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What is the cost of missing tests? Part 4: Reduced confidence

What is the cost of missing tests? Part 4/4: Reduced confidence

Inadequate software testing has many drawbacks such as the risk of bugs and errors, increased development time, and growing technical debt – all covered in previous parts of this series. In this last part of our series on the costs of missing tests, we’re focusing on the reduced (developer, user, and market) confidence that inadequate or insufficient software testing can lead to.

How does subpar testing lead to reduced confidence?

In the context of software development, confidence can mean:

  • Confidence for the developer that they can rely on already deployed code when adding new features in subsequent releases
  • Confidence for the user (actual or potential users, e.g. the market) that the application is stable and will perform reliably and as expected, every time.

In general, confidence stems from actual, experiential proof that the application works as intended under all circumstances, that is, with all reasonably expected inputs, in every environment it will be used in. All that, of course, can only be achieved if rigorous testing is applied on different levels throughout development.

To achieve confidence in your application, you’ll need to apply various types as well as levels of testing. Learn more about the different levels and types of testing in our previous posts. You’ll need to keep in mind the different code coverage types, also considering that coverage doesn’t warrant good quality. Techniques like mutation testing and other techniques can be relied on to further bolster the quality of your software applications.

The testing pyramid

Adequate testing includes unit testing and appropriate regression testing. Without these, developers are always going to have a level of uncertainty when refactoring code or adding new functionality. This reduced confidence can go as far as a developer not knowing if it is safe to change a line of code. In old legacy systems with a bad architecture, a developer may be wary of making changes for fear of breaking something. Not only is that risky, it also makes it less enjoyable to work on that code base.

While a piece of software could certainly work even without achieving the necessary levels of confidence, there’s some chance it may not work – and it is exactly that conditional mode that confidence is all about.

A lack of confidence can be annoying in the case of, say, a yoga app on your phone. But it can also be dangerous in the context of safety-critical applications. A good example of this is the recent recall of the Full Self-Driving feature in Tesla’s various models.

How Tesla’s safety risks reduced confidence and led to recalls

Tesla is the first car developer to offer what they call a “Full Self-Driving” (FSD) feature in their cars – which, of course, is not fully self-driving, but gets closer to it than most other solutions on the market. More than 360,000 vehicles have been equipped with the feature, which customers paid $15,000 to access. But due to safety risks, the National Highway Traffic Safety Administration (NHTSA) required Tesla to recall all their cars with this Full Self-Driving feature.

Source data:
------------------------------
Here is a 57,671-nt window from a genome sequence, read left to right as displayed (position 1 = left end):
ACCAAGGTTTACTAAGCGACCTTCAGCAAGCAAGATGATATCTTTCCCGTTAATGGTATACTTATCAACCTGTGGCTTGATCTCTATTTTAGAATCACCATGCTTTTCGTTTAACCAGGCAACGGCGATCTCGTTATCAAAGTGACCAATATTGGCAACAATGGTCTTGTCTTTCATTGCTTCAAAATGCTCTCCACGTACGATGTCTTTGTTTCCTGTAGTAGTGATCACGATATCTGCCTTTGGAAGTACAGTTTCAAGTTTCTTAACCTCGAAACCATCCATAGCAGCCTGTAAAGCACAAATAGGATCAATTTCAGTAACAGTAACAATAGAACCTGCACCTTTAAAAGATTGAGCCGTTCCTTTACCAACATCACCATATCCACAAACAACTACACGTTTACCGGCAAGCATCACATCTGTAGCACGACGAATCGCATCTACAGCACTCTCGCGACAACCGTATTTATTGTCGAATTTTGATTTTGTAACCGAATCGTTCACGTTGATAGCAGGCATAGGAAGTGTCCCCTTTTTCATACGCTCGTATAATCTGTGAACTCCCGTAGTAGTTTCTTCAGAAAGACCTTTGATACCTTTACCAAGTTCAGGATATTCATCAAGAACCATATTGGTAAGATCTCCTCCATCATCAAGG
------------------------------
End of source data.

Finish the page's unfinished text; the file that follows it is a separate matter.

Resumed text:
Tesla, of course, is not the only carmaker affected. Automotive recalls have been on the rise for years, and software faults are becoming a key reason. Yet Tesla’s Full Self-Driving failure is a good example that lets us analyze how appropriate software testing plays a role.

Software-related automotive recalls 2009-2018
Image source

The NHTSA claims that Teslas’s Full Self-Driving feature may lead to the vehicle’s behavior becoming unsafe around intersections. That results from insufficient testing, even despite Tesla’s advanced “shadow testing” concept. In Tesla’s practice, “shadow mode testing” means that the car is driven by a human driver and the self-driving algorithm does not interfere in any way. It does, however, record the journey and makes driving decisions – then, it compares those driving decisions to the actual decisions made by the human driver. That is intended to help the algorithm learn, improve, and better mimic the behavior of human drivers. As impressive as shadow mode testing is, it wasn’t sufficient to ensure the safety of Teslas with their Full Self-Driving feature.

The Administration has identified over 270 crashes in the nine months preceding June 2022 involving any of Tesla’s driver assistance systems. In at least one known case, the FSD feature caused 8 cars to collide by braking unexpectedly.

When talking about confidence in a piece of safety-critical software, “unexpected” is something like a swear word. That’s exactly why this recall has impacted customers' confidence in Teslas, and it may be why some Tesla owners reportedly think that the Full Self-Driving feature wasn’t worth their money.

Inspiring confidence through adequate testing

Granted, delivering fully self-driving cars is a huge technological challenge, and some car manufacturers including Tesla have already come a long way. But since safety is key, rigorous testing needs to be carried out on any software that is intended to assist drivers or eventually to drive vehicles fully autonomously.

Testing isn’t only crucial for safety-critical software, however. Any type of software can greatly benefit from appropriate testing, as that can provide confidence for both developers and users that the application will work as intended.

One key part of gaining that confidence is carrying out real-time unit testing on code as it is being written. That’s exactly what Symflower supports with its smart unit test templates and auto-generated test suites. Learn more about Symflower and try it in your IDE for free!

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| 2023-07-11